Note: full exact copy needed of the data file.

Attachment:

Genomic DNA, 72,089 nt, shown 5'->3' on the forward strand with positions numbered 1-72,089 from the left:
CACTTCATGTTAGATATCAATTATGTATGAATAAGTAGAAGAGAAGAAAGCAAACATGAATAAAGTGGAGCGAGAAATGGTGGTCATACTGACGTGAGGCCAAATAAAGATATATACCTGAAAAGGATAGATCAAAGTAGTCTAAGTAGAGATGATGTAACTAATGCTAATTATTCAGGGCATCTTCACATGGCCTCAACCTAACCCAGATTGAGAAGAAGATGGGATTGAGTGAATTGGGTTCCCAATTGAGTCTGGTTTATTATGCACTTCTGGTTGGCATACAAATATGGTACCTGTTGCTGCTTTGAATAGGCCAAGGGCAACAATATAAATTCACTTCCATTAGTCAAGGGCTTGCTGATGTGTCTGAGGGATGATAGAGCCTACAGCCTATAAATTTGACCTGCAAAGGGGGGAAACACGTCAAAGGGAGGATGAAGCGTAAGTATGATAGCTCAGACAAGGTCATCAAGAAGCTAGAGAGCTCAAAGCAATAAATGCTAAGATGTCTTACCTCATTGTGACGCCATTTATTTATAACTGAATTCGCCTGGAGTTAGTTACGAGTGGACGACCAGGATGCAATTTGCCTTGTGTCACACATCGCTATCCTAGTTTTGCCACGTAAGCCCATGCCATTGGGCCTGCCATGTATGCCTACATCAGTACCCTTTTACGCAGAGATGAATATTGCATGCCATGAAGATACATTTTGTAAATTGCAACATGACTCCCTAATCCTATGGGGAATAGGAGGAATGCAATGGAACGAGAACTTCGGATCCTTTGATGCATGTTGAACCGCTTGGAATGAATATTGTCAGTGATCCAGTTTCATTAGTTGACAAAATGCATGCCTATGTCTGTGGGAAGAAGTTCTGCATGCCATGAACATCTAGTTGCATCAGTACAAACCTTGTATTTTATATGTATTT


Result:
Genomic DNA, 72,089 nt, shown 5'->3' on the forward strand with positions numbered 1-72,089 from the left:
CACTTCATGTTAGATATCAATTATGTATGAATAAGTAGAAGAGAAGAAAGCAAACATGAATAAAGTGGAGCGAGAAATGGTGGTCATACTGACGTGAGGCCAAATAAAGATATATACCTGAAAAGGATAGATCAAAGTAGTCTAAGTAGAGATGATGTAACTAATGCTAATTATTCAGGGCATCTTCACATGGCCTCAACCTAACCCAGATTGAGAAGAAGATGGGATTGAGTGAATTGGGTTCCCAATTGAGTCTGGTTTATTATGCACTTCTGGTTGGCATACAAATATGGTACCTGTTGCTGCTTTGAATAGGCCAAGGGCAACAATATAAATTCACTTCCATTAGTCAAGGGCTTGCTGATGTGTCTGAGGGATGATAGAGCCTACAGCCTATAAATTTGACCTGCAAAGGGGGGAAACACGTCAAAGGGAGGATGAAGCGTAAGTATGATAGCTCAGACAAGGTCATCAAGAAGCTAGAGAGCTCAAAGCAATAAATGCTAAGATGTCTTACCTCATTGTGACGCCATTTATTTATAACTGAATTCGCCTGGAGTTAGTTACGAGTGGACGACCAGGATGCAATTTGCCTTGTGTCACACATCGCTATCCTAGTTTTGCCACGTAAGCCCATGCCATTGGGCCTGCCATGTATGCCTACATCAGTACCCTTTTACGCAGAGATGAATATTGCATGCCATGAAGATACATTTTGTAAATTGCAACATGACTCCCTAATCCTATGGGGAATAGGAGGAATGCAATGGAACGAGAACTTCGGATCCTTTGATGCATGTTGAACCGCTTGGAATGAATATTGTCAGTGATCCAGTTTCATTAGTTGACAAAATGCATGCCTATGTCTGTGGGAAGAAGTTCTGCATGCCATGAACATCTAGTTGCATCAGTACAAACCTTGTATTTTATATGTATTT